Some hoped that they would not be punished and would not admit that it was even a possibility.  Some rationalized that they had not done anything wrong.  Others felt that they had been punished enough during their lives.  Others believed Jesus erased all consequences.  Others thought that there was nothing after death.  Others pretended not to care.

In the last part of my dream before I was transported back to my bed, I was informed that there were other tests ahead.  The small handful of us had passed only the first of many tests.  I assumed there were also consequences ahead for other tests, depending on how we did.

I remembered what Jesus said, “… narrow is the way, which leadeth into life, and few there be that find it.”  Matthew 7:14.  Jesus was saying that only a few of us will reach God’s kingdom.  In all my years of attending church, I have never heard a minister explain this statement.  And even though it will be difficult to reach Heaven even if you become one with God, it will be impossible if you do not unify with Him.



Insanity Should Not Be a Defense

The insanity defense drives some members of the public insane.  In fact, one of these members of the public, claiming temporary insanity, might run out and shoot a murderer who used this defense.  This example points out the absurdity of the insanity defense.  The problem is that many murderers are, at a minimum, temporarily insane when they kill.

Even though a small percentage of criminals are found not guilty by reason of insanity, this controversial defense needs more scrutiny.  Let’s examine the rules of law that apply to this defense.

There are five tests of criminal responsibility involving insanity:  (1) M’Naghten Rule in 1843, which states that the accused must prove that he didn’t know what he was doing or didn’t know it was wrong, (2) the irresistible impulse in 1897, which means that the charged could not control his conduct, (3) the Durham Rule in 1954, which is mental illness caused the criminal act, (4) the Model Penal Code in 1972, declares the he lacked the substantial capacity to appreciate the wrongfulness of his conduct or to control it, and (5) the Comprehensive Crime Control Act of 1984, which currently requires showing the lack of capacity to appreciate the wrongfulness of his conduct.

The evolution of the insanity defense has followed the public’s concern that a murderer will get back out on the street because a high-paid psychiatrist told the jury that he was insane.  Prior to 1843, if you proved that when you committed a murder, you did not know what you were doing; you could be released.  When Daniel M’Naghten killed Edward Drummond, M’Naghten claimed he believed that Drummond was the Prime Minister of Great Britian, so he got off.  The public was incensed.  Quite frankly, M’Naghten intentionally killed a man.  It shouldn’t matter whether he mistook Mr. Drummond for the Prime Minister.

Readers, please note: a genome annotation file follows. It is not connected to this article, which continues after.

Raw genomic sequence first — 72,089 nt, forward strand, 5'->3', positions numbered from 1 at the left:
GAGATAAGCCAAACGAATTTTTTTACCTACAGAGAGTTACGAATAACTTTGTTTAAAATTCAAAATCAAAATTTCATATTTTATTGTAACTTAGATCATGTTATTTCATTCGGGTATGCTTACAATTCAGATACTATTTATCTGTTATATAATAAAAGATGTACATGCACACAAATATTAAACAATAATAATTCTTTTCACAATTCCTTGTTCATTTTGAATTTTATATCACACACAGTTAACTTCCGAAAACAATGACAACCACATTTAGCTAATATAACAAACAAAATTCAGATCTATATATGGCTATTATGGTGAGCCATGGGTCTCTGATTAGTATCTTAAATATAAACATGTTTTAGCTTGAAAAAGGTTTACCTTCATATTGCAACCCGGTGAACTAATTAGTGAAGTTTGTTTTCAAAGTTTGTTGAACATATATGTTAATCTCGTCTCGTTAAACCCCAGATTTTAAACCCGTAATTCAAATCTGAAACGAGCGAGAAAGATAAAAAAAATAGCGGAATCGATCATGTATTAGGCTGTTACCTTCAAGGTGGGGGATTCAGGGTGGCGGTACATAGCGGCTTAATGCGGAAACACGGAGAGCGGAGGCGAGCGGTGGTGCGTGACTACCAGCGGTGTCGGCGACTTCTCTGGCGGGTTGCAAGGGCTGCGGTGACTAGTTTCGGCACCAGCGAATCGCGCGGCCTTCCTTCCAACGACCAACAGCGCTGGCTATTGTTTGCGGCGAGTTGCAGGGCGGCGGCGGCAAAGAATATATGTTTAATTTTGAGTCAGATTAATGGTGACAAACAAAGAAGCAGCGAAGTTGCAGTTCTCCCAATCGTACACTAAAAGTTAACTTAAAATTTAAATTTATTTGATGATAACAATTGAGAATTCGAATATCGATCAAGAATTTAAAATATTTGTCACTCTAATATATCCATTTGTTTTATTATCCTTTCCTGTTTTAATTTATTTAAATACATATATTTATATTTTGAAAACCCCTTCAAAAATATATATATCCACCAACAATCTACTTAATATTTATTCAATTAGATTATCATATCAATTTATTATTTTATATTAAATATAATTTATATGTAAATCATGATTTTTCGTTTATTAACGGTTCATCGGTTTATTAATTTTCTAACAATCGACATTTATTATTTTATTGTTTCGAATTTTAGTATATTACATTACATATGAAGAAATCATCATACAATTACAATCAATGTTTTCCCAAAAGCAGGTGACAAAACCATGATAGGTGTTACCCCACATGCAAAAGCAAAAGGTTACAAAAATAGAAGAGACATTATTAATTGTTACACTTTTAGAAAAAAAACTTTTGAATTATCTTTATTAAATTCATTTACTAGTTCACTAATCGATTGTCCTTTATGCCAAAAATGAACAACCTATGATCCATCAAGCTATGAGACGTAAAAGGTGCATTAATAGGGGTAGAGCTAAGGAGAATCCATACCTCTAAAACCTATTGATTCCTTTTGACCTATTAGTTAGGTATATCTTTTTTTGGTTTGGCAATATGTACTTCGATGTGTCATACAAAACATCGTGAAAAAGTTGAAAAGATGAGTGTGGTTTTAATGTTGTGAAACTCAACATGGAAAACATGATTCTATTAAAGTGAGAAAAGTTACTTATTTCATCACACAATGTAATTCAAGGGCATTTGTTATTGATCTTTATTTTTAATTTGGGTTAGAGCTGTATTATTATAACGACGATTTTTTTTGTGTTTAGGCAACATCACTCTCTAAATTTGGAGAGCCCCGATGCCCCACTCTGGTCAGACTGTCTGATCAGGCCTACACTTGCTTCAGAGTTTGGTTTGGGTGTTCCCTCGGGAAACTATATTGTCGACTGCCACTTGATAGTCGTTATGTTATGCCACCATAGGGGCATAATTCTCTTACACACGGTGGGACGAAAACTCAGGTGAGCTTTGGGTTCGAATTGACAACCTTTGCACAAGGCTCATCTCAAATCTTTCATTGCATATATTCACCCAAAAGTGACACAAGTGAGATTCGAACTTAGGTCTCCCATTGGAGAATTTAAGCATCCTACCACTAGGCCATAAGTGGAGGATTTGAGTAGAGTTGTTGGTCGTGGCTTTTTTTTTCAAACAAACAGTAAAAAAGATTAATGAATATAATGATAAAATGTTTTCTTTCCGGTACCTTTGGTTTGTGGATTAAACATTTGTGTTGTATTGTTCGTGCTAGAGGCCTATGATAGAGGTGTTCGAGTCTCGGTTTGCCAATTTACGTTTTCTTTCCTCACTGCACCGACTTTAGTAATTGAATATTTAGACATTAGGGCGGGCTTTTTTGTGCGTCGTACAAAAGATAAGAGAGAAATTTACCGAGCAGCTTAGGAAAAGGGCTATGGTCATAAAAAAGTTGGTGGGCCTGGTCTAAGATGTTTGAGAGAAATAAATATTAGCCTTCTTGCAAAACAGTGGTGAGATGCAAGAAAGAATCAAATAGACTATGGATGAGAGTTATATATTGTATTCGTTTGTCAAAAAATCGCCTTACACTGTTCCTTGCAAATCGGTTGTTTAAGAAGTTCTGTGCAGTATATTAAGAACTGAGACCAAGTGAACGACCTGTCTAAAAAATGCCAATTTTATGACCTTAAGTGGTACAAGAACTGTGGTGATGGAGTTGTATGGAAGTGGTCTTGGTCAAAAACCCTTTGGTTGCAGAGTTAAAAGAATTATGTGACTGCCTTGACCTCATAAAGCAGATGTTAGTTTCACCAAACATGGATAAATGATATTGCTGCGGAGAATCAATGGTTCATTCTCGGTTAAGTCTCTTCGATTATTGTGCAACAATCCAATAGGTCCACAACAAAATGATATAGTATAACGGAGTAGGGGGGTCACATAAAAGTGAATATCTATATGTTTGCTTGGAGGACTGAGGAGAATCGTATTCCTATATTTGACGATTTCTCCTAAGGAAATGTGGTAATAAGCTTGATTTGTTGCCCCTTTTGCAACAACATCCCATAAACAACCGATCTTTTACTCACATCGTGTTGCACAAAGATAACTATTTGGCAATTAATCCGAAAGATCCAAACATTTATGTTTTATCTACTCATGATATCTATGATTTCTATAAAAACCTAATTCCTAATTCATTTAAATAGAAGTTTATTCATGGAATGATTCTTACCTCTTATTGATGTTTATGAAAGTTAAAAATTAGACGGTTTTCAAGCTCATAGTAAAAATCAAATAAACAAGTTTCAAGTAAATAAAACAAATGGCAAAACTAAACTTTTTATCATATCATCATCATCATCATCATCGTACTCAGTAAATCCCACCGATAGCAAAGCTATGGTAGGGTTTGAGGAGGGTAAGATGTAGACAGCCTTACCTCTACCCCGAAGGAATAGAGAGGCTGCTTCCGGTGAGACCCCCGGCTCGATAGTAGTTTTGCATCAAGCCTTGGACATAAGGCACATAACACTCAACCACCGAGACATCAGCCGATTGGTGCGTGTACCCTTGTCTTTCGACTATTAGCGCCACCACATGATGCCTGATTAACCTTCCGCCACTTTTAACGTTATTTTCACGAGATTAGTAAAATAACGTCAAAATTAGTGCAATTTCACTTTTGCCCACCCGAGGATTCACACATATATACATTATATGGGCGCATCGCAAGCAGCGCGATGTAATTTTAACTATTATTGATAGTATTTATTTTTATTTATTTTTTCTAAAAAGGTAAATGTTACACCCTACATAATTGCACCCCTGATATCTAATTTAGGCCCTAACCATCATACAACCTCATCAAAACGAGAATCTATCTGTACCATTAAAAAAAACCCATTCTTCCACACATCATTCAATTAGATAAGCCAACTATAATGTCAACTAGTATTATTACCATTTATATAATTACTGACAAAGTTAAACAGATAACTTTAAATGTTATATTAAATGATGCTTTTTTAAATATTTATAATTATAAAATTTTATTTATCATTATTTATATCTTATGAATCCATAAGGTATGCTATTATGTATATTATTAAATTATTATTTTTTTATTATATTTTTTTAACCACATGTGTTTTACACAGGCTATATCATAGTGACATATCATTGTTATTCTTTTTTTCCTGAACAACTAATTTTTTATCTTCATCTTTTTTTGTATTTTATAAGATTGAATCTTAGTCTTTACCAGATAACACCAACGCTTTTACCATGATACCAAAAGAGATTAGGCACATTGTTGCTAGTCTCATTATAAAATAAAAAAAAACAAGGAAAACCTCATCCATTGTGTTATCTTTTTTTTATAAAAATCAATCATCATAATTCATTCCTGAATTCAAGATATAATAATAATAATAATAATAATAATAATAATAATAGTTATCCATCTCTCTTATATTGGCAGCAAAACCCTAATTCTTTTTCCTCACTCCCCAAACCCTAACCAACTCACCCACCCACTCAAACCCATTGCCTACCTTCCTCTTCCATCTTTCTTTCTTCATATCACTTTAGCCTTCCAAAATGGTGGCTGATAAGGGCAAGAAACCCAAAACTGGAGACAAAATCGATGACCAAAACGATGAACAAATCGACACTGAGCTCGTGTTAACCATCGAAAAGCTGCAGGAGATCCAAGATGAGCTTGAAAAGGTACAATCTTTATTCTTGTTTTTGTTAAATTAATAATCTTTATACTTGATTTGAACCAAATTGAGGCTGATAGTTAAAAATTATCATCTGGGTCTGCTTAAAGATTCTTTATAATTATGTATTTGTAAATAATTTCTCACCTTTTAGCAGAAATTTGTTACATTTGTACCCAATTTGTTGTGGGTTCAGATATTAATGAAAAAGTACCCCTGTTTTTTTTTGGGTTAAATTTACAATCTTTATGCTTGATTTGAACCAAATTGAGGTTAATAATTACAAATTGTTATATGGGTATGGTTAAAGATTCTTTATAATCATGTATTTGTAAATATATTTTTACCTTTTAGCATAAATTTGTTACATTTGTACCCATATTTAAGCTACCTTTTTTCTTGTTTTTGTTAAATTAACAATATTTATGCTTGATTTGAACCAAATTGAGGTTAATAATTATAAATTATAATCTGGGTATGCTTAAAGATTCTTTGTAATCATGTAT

The M’Naghten Rule soon came into existence, which is used by several of the states even today.  In short, the rule is that if at the time of the act you are laboring under a defect of reason, from disease of the mind, so as to not know the nature and quality of the act you are doing, or if you do not know the difference between right and wrong, then you could use the defense of insanity.

As we learned more about mental disorders, some professionals have argued that some people may be able to distinguish right from wrong and still be insane.  Some states allowed defendants to argue that even though they knew that what they were doing was wrong, they were unable to control an urge to commit the crime, which was termed the irresistible impulse rule.  This test is problematic because murderers could argue this quite frequently.  It opens up a big exit door for the defense.

Then the Durham Rule came along.  Monte Durham had a long history of both criminal activity and mental illness.  The court held that Durham was not guilty because his criminal acts were the product of a mental disease or defect.  This rule provided that insanity was caused by many factors, not all of which need to be present in each criminal case.  This rule was very controversial since it did little to define mental disease or defect.